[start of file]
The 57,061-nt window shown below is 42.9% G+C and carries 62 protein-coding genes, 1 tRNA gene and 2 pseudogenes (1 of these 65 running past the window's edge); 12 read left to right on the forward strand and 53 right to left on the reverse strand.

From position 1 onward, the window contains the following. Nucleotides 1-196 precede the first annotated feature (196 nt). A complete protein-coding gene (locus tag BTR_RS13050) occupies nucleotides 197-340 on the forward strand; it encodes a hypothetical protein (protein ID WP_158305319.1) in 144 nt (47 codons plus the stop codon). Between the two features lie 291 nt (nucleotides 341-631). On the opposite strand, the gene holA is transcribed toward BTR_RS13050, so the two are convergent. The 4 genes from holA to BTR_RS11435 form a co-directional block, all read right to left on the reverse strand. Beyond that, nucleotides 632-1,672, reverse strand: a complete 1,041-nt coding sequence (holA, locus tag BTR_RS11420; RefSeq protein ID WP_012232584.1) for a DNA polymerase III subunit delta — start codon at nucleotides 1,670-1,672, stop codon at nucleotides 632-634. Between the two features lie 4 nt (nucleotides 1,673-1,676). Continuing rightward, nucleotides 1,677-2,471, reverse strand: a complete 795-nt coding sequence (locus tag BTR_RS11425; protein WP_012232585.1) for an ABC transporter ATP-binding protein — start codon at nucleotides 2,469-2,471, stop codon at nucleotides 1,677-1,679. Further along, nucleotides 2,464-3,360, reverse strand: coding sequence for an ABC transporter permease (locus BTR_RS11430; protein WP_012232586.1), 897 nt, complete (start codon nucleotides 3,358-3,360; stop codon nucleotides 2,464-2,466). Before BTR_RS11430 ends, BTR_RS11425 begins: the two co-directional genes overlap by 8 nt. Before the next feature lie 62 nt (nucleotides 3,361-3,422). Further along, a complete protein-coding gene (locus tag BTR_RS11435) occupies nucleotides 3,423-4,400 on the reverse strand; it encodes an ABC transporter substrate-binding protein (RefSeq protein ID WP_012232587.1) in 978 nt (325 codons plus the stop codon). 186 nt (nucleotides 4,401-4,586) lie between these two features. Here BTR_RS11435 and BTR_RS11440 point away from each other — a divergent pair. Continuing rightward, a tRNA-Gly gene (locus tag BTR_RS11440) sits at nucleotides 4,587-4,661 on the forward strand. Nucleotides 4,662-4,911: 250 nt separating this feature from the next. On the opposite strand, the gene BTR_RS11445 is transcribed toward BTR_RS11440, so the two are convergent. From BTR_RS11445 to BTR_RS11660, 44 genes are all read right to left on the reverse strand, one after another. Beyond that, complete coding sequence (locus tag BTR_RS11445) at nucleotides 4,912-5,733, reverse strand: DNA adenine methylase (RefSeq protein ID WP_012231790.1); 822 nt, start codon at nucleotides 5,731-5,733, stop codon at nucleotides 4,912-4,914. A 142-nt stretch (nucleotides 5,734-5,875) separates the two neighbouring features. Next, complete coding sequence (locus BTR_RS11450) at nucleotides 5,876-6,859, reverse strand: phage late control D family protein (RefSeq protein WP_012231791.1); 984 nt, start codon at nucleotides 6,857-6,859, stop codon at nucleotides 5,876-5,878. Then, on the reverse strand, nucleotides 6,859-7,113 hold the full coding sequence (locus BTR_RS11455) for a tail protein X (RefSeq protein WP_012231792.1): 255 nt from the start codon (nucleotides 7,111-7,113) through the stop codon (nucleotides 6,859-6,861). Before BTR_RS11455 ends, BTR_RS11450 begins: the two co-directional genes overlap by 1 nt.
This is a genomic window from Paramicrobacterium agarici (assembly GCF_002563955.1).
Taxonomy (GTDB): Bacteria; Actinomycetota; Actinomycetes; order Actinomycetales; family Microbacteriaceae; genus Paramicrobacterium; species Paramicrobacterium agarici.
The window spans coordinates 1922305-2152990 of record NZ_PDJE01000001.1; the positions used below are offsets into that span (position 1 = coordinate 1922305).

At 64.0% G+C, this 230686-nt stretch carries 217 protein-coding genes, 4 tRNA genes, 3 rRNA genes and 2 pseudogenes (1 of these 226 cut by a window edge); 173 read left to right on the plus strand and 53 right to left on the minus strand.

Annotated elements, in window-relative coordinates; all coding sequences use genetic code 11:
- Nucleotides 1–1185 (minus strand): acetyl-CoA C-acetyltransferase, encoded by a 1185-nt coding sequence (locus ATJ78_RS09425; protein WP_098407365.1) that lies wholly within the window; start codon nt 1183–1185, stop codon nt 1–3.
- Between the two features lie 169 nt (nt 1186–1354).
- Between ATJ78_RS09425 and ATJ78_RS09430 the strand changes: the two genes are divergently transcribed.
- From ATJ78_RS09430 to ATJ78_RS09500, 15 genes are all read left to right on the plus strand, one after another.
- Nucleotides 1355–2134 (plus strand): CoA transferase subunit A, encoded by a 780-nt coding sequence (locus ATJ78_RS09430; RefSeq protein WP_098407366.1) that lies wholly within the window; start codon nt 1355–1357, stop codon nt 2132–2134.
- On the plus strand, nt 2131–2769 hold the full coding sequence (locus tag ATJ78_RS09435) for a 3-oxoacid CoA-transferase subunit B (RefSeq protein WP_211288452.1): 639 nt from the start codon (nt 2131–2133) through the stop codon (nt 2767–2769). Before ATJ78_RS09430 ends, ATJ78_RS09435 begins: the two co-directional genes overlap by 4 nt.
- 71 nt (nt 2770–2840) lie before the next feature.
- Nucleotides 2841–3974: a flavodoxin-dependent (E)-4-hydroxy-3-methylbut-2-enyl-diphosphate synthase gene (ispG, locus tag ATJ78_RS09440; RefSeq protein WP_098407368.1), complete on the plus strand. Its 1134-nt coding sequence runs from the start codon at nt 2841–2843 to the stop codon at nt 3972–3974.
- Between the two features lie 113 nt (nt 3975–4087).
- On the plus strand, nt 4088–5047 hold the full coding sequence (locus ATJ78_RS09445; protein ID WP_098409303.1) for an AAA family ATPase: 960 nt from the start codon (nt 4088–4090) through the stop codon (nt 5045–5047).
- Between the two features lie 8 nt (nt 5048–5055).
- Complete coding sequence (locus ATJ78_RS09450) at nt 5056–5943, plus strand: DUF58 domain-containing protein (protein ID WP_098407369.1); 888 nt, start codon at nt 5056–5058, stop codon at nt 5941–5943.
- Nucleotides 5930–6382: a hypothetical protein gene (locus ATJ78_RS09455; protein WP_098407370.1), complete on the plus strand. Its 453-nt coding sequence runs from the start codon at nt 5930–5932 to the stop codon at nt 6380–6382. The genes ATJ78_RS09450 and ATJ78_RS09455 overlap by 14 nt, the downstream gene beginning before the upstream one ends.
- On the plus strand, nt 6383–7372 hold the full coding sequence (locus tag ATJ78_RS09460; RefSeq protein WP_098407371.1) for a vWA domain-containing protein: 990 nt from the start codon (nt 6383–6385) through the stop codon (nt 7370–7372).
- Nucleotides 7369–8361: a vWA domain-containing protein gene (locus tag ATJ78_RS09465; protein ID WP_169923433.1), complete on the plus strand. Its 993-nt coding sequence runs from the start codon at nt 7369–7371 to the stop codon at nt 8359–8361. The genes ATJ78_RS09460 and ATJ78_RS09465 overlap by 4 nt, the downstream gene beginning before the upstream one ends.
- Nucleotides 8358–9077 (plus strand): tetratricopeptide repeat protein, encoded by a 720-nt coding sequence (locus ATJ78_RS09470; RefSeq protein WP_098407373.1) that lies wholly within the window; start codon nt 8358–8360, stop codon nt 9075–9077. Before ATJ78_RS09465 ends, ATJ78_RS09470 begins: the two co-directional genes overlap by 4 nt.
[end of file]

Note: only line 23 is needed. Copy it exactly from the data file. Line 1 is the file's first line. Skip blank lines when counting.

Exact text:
- Nucleotides 8358–9077 (plus strand): tetratricopeptide repeat protein, encoded by a 720-nt coding sequence (locus ATJ78_RS09470; RefSeq protein WP_098407373.1) that lies wholly within the window; start codon nt 8358–8360, stop codon nt 9075–9077. Before ATJ78_RS09465 ends, ATJ78_RS09470 begins: the two co-directional genes overlap by 4 nt.